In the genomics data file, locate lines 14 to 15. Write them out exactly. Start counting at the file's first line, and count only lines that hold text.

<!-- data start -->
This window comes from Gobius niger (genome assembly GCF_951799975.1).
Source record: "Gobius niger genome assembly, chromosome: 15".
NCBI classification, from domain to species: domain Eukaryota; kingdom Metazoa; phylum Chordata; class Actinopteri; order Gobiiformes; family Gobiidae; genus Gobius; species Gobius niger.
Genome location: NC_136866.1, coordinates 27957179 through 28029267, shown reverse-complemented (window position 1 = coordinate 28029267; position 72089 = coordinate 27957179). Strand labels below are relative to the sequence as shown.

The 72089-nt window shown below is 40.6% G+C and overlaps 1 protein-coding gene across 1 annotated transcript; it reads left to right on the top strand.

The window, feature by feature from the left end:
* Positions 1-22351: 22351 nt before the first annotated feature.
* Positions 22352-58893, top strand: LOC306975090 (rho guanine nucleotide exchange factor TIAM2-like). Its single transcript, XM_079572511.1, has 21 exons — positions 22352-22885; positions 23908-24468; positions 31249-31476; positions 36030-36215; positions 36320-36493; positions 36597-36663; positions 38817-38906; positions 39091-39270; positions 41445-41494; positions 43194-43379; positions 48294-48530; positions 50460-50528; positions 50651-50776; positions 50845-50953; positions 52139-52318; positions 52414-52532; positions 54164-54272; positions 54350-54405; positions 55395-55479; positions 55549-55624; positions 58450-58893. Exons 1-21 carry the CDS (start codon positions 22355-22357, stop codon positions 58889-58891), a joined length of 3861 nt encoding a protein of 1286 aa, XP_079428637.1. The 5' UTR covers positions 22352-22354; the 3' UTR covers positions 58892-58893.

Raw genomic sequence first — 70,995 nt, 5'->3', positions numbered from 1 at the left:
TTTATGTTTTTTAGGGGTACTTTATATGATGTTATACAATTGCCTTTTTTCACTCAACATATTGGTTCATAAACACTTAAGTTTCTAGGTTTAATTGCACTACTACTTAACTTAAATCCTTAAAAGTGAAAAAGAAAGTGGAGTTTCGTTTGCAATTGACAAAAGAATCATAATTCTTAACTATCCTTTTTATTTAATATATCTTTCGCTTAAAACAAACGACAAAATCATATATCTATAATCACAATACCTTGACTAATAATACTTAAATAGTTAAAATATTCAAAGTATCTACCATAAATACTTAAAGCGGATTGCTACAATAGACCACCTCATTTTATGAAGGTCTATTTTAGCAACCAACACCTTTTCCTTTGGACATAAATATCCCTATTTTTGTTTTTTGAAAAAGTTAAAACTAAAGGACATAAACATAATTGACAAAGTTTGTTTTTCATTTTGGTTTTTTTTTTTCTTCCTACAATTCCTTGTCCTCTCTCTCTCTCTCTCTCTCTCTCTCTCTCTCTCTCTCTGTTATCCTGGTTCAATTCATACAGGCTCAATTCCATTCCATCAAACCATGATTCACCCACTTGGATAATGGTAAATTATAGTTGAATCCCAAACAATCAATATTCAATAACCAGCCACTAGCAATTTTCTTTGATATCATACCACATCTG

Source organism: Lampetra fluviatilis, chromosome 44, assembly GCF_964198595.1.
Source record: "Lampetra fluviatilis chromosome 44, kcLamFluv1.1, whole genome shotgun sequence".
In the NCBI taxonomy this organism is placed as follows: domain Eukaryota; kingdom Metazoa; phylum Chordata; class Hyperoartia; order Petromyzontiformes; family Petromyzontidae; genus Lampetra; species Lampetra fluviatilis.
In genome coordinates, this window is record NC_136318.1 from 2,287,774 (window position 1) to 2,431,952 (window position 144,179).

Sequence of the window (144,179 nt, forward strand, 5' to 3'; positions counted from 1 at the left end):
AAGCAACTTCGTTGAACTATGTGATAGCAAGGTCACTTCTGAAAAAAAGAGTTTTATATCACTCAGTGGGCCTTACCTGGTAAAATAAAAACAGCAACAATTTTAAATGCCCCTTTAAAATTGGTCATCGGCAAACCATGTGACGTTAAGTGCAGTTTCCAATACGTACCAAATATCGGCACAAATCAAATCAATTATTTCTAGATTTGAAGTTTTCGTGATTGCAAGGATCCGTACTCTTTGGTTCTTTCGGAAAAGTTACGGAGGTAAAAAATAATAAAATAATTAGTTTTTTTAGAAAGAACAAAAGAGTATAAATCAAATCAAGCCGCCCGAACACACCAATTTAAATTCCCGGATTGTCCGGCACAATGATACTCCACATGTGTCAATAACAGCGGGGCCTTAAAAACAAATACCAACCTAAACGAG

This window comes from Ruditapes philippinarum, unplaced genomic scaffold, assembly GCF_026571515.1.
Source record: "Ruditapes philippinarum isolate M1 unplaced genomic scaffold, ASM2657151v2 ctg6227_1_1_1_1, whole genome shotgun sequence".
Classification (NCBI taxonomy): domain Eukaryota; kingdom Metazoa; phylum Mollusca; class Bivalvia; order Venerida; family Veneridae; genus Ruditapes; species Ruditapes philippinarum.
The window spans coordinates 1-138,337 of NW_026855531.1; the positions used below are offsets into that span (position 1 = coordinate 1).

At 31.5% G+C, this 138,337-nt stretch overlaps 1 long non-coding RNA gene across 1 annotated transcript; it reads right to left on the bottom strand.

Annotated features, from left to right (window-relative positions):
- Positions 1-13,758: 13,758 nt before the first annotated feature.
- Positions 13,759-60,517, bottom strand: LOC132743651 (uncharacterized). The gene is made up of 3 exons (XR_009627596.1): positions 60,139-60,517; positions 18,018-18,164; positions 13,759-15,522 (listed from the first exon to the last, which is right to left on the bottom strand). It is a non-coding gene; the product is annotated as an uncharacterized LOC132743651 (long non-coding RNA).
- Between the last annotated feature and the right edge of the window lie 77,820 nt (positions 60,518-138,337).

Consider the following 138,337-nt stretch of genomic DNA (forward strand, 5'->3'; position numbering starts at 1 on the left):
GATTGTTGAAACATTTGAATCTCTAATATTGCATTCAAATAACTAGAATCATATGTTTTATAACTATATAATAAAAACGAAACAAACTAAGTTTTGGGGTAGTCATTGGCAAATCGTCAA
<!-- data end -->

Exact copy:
In genome coordinates, this window is record NC_136318.1 from 2,287,774 (window position 1) to 2,431,952 (window position 144,179).

Sequence of the window (144,179 nt, forward strand, 5' to 3'; positions counted from 1 at the left end):